I missed Claire terribly, too. But I never blamed her for causing the family’s anguish. How could I? I was sure if it was up to her, she would have stayed with us. She wouldn’t want our family to fall apart. Yet, there we were, drowning in grief.
After several miscarriages, when I was 16, my mother gave birth to my brother George. On my vacations from boarding school, George and I shared a bedroom, and every night I tried to lie as still as possible, both my ears perked to the rising and falling rhythms of his infant breathing. You might say in that era before baby monitors, as his big brother, I was George’s baby monitor. And I was very serious about it; I wanted no more tragedy to befall my poor family.
But I remained restless at heart…
In between the cloudy days in America, I began to take an interest in the music around me, admiring the tones and scales that mingled together. My father’s and Claire’s lights continued to remind me of the astounding possibilities of my own, and reveal my own outsized gift in music—although their losses made me feel I had no “permission” to step onto that path. I wanted to pursue the sounds that were buried in my soul, but as it was, they remained untouched.
Then, a prep school teacher-mentor saw strains in my writing that he believed might make me a poet. And while I’d rejected appeals to pursue music, I did embrace this encouragement of his, perhaps because (I see now) poetry on paper would offer no “competition” to Claire’s or my father’s transcendent gifts in music, and it felt like a safe prospect. And fortunately, poetry gave me such notice that, though I lacked an undergraduate degree, Johns Hopkins University (a perennial top-ten place of higher study) awarded me a Teaching Fellowship in its graduate program in Writing Seminars.
I didn’t go on to use the MA I earned there to find a writing career in academe. Instead, I stumbled onto various writing opportunities to make a living. I wrote some 17 books, mostly in others’ names, and wrote fundraising appeals that raised some $1.5 billion in small donations in just a few years. I also led several highly effective political issue campaigns and though I was not an attorney, I framed two cases eventually decided by the U.S. Supreme Court.
It wasn’t until after my father’s death in his late 80s that at last, I began to move toward my own music. I felt that I could no longer hurt him or presume to “replace” Claire in his heart by seeing what I might still achieve, and I began writing and singing my own songs. But eventually, as I spent time among the sweet sounds of my music, I realized that my father probably would have been pleased, not hurt, by my music. I had been suppressing this part of me when I should have been using it to carry on Claire’s memory. A poignant Hebrew saying goes, “The only truly dead are those who are forgotten.” “Small” as Claire’s life spread in time, it’s proved timeless in impact because she’s still powerfully unforgettable. And pursuing music is one eternal way of keeping her alive.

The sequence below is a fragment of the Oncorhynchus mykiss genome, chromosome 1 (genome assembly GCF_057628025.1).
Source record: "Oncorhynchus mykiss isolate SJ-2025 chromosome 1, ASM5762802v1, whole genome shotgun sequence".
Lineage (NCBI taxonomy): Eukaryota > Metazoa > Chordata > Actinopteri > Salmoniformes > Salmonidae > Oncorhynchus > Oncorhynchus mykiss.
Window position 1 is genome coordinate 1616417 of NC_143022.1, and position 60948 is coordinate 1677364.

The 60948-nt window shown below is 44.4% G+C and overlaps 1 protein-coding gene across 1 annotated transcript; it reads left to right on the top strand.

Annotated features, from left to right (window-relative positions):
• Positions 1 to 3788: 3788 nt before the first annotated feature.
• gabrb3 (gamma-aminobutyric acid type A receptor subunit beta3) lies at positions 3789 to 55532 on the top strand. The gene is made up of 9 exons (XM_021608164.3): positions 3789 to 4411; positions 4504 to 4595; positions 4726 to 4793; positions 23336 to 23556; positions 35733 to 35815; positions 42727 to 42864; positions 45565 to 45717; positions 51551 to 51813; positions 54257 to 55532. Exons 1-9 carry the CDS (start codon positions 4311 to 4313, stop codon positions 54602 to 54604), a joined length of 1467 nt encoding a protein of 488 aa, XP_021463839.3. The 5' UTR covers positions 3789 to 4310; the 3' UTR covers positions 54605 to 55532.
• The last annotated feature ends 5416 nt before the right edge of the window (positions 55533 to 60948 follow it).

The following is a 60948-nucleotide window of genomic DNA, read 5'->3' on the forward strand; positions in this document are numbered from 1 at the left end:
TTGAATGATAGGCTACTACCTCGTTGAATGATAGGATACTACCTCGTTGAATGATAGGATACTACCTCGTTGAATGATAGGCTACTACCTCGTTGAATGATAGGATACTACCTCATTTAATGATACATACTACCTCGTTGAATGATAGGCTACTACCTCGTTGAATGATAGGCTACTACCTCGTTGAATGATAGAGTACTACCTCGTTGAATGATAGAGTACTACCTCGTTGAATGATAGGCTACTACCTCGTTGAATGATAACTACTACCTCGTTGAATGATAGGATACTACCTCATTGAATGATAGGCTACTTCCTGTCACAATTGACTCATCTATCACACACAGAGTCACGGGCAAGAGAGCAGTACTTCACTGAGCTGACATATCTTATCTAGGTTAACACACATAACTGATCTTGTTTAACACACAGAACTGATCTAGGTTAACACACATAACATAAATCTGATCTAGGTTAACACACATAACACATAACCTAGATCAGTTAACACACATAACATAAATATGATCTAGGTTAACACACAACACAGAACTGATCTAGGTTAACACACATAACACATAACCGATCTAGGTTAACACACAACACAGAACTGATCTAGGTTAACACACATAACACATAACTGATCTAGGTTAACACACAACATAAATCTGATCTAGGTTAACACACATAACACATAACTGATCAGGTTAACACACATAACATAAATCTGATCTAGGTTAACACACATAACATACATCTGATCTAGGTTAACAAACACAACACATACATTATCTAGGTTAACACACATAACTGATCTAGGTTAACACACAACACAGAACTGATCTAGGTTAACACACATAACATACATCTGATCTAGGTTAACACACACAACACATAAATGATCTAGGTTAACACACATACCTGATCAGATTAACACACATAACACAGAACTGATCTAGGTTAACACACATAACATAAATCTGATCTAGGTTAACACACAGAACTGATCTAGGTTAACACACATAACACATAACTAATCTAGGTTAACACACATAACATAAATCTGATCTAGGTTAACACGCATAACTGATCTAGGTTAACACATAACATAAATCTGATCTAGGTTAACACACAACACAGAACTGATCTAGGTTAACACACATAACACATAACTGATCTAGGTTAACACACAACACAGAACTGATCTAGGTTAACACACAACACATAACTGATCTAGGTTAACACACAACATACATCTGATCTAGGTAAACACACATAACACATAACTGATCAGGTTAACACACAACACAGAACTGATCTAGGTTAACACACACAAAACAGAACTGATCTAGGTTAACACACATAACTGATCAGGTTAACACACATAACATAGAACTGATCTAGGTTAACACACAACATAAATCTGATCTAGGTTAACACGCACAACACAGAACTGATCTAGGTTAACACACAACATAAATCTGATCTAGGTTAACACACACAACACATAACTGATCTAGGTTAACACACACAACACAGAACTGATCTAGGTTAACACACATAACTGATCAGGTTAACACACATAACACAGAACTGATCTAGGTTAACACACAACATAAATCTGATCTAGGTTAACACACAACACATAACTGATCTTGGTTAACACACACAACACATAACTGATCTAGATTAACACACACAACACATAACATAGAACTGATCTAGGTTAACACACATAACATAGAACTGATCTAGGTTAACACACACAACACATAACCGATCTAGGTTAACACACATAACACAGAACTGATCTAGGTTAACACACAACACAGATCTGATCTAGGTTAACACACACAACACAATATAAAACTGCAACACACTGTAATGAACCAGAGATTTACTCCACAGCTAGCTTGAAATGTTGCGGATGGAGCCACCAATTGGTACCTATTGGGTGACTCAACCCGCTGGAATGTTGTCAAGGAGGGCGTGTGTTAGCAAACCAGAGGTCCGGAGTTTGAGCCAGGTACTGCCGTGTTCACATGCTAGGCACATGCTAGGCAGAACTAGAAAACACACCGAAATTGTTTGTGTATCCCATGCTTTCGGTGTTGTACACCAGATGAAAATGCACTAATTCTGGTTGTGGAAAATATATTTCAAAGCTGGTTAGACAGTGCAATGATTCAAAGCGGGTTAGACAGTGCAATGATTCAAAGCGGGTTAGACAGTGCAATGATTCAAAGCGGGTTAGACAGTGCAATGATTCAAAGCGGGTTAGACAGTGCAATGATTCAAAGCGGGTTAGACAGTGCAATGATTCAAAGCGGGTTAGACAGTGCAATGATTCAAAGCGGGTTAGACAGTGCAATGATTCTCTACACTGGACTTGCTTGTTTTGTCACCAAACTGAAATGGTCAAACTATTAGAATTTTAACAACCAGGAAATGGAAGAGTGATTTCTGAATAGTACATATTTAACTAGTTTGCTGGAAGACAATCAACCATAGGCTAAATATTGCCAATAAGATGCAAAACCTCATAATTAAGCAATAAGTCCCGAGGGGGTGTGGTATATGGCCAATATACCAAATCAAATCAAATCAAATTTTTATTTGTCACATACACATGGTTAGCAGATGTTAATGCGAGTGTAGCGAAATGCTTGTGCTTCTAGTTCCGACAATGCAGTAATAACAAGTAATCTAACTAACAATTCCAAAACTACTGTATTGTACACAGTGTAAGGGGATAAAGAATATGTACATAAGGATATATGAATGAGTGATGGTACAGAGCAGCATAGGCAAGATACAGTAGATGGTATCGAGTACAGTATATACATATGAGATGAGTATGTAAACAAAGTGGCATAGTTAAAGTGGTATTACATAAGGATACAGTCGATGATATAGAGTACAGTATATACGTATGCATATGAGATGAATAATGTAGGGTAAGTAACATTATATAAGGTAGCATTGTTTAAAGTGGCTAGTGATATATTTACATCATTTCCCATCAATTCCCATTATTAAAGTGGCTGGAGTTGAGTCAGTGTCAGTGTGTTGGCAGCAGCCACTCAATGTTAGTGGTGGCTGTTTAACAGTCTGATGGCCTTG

As an old man now, I know this: Death isn’t the end of Life.
The proof of this is that for me, Claire and my father are not truly gone, not from my heart. As it’s been said of Jesus Christ, they’re so full of life that in order even to “die” they must “borrow” measures of “death” from others. So, in a way, Claire did so from our family, yet she’s continued to pay life back, in memories of her music and the encouragement of her excellence. And though I still deeply mourn Claire’s loss (and that of both my parents, who never, I sense, recovered completely from it), I believe someday we will all meet again, laughing, clapping and singing together, in shadow-less light.
This is the story of Nick Marco
Nick Marco, raised internationally and multi-culturally, mentors poets and book authors on the Internet, and writes and makes music on the side. Nick sweetly looks back on his childhood in England spent with his family: his professional opera-singing father, inherently talented mother, and his infant sister Claire who was sure to be a musical prodigy. When Claire passed suddenly of SIDS, Nick’s family was turned upside down. In the years that followed, Nick strayed from music, not wanting to rehash old memories, even though it was his passion. Eventually, Nick returned to his calling with the reassurance found in Claire’s loving spirit. With his wife, award-winning poet Lana Hanson, and her teen-poet son, plus three cats and a dog (all of them are rescues of various sorts), Nick lives in their Crazy Quilt House in North Las Vegas, Nevada.
This story first touched our hearts on February 13, 2019.